Amendments V and VI

Document 45

United States v. Gooding

12 Wheat. 460 1827

Mr. Justice Story. . . . The first instruction prayed puts the point, whether the burden of proof of the offences charged in the indictment did not rest upon the United States. Without question, it does, in all cases where a party stands charged with an offence, unless a different provision is made by some statute; for the general rule of our jurisprudence is, that the party accused need not establish his innocence; but it is for the government itself to prove his guilt, before it is entitled to a verdict or conviction. This question has been abandoned at the argument here, and is too plain for controversy, since there is no statutable provision altering the general principle in this particular.

. . . . .

It remains only to consider the point, whether these objections to the sufficiency of the indictment could be properly taken at this stage of the proceedings. Undoubtedly, according to the regular course of practice, objections to the form and sufficiency of an indictment ought to be discussed, upon a motion to quash the indictment, which may be granted or refused in the discretion of the court, or upon demurrer to the indictment, or upon a motion in arrest of judgment, which are matters of right. The defendant has no right to insist that such objections should be discussed or decided, during the trial of the facts by the jury. It would be very inconvenient and embarrassing, to allow a discussion of such topics, during the progress of the cause before the jury, and introduce much confusion into the administration of public justice. But, we think, it is not wholly incompetent for the court to entertain such questions, during the trial, in the exercise of a sound discretion. It should, however, be rarely done, and only under circumstances of an extraordinary nature. The circuit court, in the present case, did allow the introduction and discussion of these questions, during the trial, and were divided upon the propriety of the practice. We can only certify, that the court possessed the authority, but that it ought not to be exercised except on very urgent occasions. A certificate will be sent to the circuit court of the district of Maryland, according to this opinion.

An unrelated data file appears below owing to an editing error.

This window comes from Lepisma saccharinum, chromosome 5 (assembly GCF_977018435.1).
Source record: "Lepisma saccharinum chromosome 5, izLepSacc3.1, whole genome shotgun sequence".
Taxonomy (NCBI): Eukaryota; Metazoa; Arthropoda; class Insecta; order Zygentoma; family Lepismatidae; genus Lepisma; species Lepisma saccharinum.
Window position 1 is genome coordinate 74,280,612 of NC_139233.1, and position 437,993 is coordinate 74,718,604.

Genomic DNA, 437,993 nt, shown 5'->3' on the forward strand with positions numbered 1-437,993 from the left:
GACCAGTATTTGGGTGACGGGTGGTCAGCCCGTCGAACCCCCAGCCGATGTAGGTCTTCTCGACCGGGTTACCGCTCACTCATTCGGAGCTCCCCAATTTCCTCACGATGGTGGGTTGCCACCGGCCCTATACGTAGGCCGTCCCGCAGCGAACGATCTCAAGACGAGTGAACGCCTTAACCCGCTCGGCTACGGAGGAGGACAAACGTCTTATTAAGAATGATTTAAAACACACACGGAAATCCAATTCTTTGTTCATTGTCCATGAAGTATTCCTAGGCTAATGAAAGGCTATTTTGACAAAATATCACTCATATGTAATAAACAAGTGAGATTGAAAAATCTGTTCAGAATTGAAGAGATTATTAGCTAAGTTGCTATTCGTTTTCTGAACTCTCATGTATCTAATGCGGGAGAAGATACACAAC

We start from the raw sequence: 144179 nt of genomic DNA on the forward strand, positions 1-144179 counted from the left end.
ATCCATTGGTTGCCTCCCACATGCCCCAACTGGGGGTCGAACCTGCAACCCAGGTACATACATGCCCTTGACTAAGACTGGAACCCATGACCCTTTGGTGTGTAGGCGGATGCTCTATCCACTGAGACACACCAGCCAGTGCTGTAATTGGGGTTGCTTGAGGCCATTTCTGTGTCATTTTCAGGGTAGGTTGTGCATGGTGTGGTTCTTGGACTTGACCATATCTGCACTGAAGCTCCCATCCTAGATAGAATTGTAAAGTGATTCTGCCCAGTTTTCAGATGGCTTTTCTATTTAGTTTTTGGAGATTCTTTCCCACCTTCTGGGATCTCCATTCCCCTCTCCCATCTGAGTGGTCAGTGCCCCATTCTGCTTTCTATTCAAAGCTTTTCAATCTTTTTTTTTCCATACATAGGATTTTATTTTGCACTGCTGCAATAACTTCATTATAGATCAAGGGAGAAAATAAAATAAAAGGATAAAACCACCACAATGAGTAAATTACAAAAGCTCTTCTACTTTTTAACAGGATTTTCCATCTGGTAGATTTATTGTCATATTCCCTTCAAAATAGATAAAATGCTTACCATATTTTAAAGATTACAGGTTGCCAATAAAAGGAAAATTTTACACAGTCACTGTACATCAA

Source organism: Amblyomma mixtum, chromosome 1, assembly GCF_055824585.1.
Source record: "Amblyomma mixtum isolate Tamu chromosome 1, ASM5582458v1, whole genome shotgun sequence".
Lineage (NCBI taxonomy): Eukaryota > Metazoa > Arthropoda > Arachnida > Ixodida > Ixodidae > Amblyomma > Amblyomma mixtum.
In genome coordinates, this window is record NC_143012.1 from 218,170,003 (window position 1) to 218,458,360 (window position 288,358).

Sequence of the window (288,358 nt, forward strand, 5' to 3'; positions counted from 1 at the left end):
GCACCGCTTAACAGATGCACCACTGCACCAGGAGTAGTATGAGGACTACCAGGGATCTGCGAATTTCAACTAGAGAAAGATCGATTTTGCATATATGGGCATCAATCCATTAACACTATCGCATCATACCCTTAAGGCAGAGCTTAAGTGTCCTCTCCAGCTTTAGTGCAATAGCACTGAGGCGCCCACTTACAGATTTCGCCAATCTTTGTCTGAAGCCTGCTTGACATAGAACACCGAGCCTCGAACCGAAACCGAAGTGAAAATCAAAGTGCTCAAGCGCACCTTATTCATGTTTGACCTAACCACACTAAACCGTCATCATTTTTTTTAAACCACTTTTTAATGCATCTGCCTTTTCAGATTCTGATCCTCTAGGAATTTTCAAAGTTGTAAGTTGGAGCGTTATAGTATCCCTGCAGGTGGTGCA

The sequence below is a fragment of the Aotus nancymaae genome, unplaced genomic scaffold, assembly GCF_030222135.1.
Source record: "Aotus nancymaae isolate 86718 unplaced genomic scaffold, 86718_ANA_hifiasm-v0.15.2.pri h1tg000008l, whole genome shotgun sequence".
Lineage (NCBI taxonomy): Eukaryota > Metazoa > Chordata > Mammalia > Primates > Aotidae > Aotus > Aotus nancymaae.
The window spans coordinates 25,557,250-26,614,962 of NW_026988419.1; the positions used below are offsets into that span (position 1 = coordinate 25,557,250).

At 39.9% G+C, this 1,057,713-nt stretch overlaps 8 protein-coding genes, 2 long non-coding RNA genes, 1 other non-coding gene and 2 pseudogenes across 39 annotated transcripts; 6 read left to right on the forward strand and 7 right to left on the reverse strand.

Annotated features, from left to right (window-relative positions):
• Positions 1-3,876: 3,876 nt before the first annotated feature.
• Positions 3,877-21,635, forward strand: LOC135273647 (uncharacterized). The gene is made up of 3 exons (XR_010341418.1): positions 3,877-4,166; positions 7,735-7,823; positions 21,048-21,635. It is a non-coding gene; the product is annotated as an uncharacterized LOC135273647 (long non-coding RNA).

The Founders' Constitution
Volume 5, Amendments V and VI, Document 45
The University of Chicago Press

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